Additional (extensive!) Detail on each of RCT’s can be found here:
In this 2 part EM Cases Journal Jam podcast Justin Morgenstern, Rory Spiegel and Anton Helman do a deep dive into the world’s literature on systemic thrombolysis for ischemic stroke followed by an analysis of endovascular therapy for stroke. We elucidate the important issues related to p-values, ordinal analysis, fragility index, heterogeneity of studies, stopping trials early and conflicts of interest related to this body of evidence. While “calling a code stroke” is now considered standard for most stroke patients and tPA for stroke is considered a class 1A drug, a close look at the literature tells us that the evidence is not as strong as our stroke protocols suggest…
Podcast produced by Anton Helman, Justin Morgenstern and Rory Spiegel; sound design and editing by Anton Helman; EBM bomb by Anton Nikoline.
Written Summary and blog post by Anton Helman July, 2016
The systemic thrombolysis for stroke RCTs
Two out of 12 systemic thrombolysis studies suggest a benefit: NINDS-2 and ECASS-3.
NINDS-1 tested neurologic improvement at 24 hours and found no benefit.
NINDS-2 subjects in the thrombolytic arm experienced milder strokes than those in the placebo arm.
Outcome measure = “chance of a good outcome” 12% better (even though goal was to show 20%)
Overall: Benefit = NNT of 8 for post-hoc “favorable outcome” measure
MAST-I 1995 – <6hrs, increased death (OR 2.7), slight decrease disability (OR 0.5)
ECASS 1 1995 – <6hrs, no difference in disability or death (included big bad strokes)
ECASS-3 Three to 4.5hrs window; more favorable outcomes with tPA, no mortality difference
NNT=15 for “favorable outcome” – again, milder strokes in lytic arm
MAST-Europe 1996 – <6hrs increased mortality and ICH stopped early
ASK 1996 <4-5hrs window, slight decrease disability but increased mortality at 3 months; stopped early
ECASS-ll 1998 – <6hrs (20% <3hrs) no difference in favorable outcome (modified Rankin) at 3 months
ATLANTIS-B 1999 3-5hrs window, favourable outcome at 3 months, increased ICH, slight increase mortality, stopped early
ATLANTIS A 2000 <6hrs improved NIHSS at 24hrs but 1 month favored placebo, increased ICH and increased mortality at 3 months stopped early
DIAS-2 2008 – 3-9hrs window, notable inclusion is reversible ischemic penumbra on MR or CT; no difference in favorable outcome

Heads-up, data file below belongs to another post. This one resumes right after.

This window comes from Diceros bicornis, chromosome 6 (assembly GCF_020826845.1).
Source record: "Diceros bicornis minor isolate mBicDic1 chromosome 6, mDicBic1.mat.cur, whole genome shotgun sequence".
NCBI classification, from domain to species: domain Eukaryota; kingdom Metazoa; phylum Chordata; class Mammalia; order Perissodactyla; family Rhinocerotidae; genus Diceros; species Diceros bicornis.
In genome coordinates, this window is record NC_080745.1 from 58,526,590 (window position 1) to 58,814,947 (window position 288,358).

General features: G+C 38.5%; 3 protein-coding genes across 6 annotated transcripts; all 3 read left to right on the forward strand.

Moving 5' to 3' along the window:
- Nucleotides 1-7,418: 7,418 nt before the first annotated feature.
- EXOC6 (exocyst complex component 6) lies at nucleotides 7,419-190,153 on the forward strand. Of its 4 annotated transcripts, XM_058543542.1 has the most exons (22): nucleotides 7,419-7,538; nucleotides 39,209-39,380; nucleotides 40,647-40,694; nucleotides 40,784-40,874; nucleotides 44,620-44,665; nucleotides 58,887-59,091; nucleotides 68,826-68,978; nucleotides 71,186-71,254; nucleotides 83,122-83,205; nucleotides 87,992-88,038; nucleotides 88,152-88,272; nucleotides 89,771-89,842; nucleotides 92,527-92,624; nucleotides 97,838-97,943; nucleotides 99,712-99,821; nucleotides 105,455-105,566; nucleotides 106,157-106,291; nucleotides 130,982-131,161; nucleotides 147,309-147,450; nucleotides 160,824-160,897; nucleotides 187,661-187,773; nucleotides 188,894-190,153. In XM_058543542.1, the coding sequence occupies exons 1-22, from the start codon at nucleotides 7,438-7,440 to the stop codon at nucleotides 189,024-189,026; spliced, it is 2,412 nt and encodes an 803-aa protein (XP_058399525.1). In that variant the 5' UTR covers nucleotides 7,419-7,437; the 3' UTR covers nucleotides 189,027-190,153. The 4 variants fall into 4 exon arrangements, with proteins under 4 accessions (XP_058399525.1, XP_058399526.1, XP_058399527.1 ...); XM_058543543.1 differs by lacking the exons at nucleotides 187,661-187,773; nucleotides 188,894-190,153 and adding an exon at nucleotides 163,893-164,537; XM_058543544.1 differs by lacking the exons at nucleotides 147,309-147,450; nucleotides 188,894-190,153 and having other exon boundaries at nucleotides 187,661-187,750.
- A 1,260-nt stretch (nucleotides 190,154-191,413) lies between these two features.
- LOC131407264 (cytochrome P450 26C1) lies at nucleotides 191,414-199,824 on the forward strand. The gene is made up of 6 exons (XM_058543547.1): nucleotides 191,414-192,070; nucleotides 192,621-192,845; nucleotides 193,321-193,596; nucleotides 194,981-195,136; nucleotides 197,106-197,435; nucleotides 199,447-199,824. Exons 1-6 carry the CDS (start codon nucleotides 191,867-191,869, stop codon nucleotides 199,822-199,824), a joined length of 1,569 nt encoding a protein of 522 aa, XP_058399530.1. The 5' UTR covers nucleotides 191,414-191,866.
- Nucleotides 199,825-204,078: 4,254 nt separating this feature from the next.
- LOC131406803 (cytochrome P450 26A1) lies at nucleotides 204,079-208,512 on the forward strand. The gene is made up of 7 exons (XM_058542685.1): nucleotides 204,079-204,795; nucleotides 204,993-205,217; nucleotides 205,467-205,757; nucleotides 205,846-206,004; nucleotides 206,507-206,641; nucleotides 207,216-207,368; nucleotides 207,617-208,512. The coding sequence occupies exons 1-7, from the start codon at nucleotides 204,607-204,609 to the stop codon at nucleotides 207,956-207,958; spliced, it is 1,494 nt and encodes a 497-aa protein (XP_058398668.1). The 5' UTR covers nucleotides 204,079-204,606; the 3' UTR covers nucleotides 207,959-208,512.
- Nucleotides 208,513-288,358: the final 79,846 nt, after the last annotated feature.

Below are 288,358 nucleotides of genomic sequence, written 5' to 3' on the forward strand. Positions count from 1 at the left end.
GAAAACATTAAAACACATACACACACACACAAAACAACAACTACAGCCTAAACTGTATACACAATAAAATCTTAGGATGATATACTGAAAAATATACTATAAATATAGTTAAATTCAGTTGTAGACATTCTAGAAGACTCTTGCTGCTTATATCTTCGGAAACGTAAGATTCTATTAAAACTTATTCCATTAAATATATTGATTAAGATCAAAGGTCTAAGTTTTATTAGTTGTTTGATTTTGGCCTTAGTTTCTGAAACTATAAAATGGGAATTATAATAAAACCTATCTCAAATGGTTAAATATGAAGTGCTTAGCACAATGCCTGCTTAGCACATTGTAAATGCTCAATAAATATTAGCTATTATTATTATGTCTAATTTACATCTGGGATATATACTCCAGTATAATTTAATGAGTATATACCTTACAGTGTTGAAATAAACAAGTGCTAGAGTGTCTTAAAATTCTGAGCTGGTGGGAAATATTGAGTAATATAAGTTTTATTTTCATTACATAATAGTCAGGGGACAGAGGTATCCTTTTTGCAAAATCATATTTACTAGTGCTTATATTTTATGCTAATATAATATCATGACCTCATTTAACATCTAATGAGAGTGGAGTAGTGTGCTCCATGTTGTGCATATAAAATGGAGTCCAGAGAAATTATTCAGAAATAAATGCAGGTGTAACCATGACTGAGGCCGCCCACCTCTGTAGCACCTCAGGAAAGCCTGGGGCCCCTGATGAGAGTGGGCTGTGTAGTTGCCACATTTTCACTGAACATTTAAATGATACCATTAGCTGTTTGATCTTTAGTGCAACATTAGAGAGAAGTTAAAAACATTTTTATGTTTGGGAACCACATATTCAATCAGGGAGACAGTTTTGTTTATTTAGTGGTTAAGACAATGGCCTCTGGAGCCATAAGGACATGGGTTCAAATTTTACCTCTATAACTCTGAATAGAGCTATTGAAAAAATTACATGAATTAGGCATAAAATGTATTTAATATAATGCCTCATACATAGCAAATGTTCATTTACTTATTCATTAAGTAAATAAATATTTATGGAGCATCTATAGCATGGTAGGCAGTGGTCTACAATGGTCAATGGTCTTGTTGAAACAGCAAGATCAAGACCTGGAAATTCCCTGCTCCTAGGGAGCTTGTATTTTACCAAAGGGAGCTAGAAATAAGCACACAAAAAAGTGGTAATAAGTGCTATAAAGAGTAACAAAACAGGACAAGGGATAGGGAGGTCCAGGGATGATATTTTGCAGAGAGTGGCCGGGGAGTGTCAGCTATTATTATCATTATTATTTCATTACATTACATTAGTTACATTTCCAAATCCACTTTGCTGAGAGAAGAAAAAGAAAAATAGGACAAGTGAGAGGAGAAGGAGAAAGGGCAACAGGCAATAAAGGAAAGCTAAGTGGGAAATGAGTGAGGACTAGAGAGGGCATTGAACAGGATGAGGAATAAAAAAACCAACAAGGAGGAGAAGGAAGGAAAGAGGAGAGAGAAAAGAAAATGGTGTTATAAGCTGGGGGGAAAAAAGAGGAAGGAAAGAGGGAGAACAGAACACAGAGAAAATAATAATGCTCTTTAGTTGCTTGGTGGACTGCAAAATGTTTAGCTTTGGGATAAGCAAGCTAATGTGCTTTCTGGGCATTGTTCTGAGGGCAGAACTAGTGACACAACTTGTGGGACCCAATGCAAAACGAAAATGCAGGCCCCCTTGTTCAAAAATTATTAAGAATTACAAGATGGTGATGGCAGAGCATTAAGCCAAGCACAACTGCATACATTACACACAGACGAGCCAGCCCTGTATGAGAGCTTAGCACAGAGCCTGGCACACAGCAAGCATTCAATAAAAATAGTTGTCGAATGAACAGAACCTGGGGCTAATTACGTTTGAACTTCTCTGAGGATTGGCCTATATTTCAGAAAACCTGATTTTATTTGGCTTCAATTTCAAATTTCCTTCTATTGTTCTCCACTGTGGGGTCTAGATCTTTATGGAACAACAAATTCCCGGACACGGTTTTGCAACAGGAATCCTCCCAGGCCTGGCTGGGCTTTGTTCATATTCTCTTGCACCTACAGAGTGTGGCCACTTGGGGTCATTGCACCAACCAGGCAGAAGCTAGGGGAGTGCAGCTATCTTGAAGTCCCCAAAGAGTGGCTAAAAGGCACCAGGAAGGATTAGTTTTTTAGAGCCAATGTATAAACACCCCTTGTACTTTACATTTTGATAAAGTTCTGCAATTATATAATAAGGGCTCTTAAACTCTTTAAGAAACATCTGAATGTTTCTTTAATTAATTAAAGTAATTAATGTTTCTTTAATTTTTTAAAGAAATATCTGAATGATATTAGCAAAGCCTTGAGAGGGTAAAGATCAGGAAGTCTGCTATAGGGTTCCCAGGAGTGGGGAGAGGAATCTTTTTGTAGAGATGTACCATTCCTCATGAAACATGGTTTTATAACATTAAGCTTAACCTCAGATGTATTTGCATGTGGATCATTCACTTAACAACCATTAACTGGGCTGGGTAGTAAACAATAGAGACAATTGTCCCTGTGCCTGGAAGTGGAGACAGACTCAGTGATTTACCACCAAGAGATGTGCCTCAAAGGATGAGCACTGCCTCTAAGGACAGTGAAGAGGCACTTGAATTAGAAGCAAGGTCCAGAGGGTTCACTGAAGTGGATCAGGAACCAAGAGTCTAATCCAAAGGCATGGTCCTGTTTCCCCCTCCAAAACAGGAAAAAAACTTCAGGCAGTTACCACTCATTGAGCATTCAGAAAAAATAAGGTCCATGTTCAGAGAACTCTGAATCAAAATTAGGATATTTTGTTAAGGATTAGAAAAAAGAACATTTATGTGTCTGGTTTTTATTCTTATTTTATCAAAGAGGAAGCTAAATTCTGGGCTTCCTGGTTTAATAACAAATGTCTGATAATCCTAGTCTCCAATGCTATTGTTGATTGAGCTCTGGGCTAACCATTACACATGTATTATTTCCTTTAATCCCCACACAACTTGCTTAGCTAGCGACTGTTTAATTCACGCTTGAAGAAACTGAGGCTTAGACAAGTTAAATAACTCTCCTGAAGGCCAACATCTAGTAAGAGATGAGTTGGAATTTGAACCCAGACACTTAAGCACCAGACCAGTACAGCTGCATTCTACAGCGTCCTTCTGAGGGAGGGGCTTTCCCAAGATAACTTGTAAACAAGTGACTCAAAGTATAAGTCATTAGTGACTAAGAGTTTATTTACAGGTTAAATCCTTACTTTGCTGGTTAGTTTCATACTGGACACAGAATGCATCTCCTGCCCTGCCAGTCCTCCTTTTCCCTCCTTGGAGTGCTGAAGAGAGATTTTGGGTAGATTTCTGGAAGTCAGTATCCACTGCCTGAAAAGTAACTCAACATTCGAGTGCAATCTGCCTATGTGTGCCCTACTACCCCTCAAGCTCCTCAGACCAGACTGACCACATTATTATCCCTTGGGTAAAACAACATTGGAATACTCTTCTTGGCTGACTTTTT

IST-3 2012 0-6hrs window, short term 1wk increased mortality, no difference in primary outcome (% alive and independent at 6 months)
Secondary ordinal analysis showing a “shift” in outcomes favoring thrombolytics
Overall harm (symptomatic ICH) NNH: 1 in 20
Issues with the thrombolysis for stroke literature
The modified Rankin Scale used to measure outcomes in most stroke trials is subjective. Even among trained neurologists there is variability in categorizing patients into the scale. The modified Rankin Scale has been shown in a systematic review to be unreliable.
There is no consistency in the definition of intracranial hemorrhage between trials.
Ordinal analysis used in many stroke trials makes the outcomes difficult to interpret.
P-values in the studies have been misinterpreted. P-values don’t convey the truth, they simply alter the post-test probability. A decent p-value only tells us that a trial should be replicated. However NINDS-2 never was replicated, so we don’t know the truth.
The Fragility index of the two positive trials (NINDS and ECASS-3) are only 3 and 1 respectively. The Fragility index indicates how easily random chance could have changed the results of a trial. This means that in the ECASS-3 trial, if a single patient had a different outcome, the trial would have been reported as negative instead of positive.
Fragility index for NINDS is discussed in Pulmcrit by Josh Farkas
Suggested shared decision making script for thrombolysis in stroke management
Care of Justin Morgenstern @First10EM
“There is a treatment we sometimes use for stroke that is supposed to break down the clot causing the stroke. The treatment is controversial, and you will probably hear different things from different doctors. The issue is that out of 12 major trials, only 2 have shown benefit, and both of those trials have some problems, and they were both paid for by the people who make the drug. There are some risks that we’re certain about: about 1 in 12 patients will have severe bleeding resulting in worse neurologic outcome. Despite that risk, in the best case scenario, about 1 in 10 people given this drug early will have a noticeable improvement in their function after 3 months. Unfortunately, it isn’t clear how reliable the science has been, and we don’t know which patients have the greatest chance at benefit or harm. The choice to receive this medication remains up to each individual patient.”
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FOAMed Resources on thrombolytics for stroke
The SGEM on Thrombolysis for Acute Stroke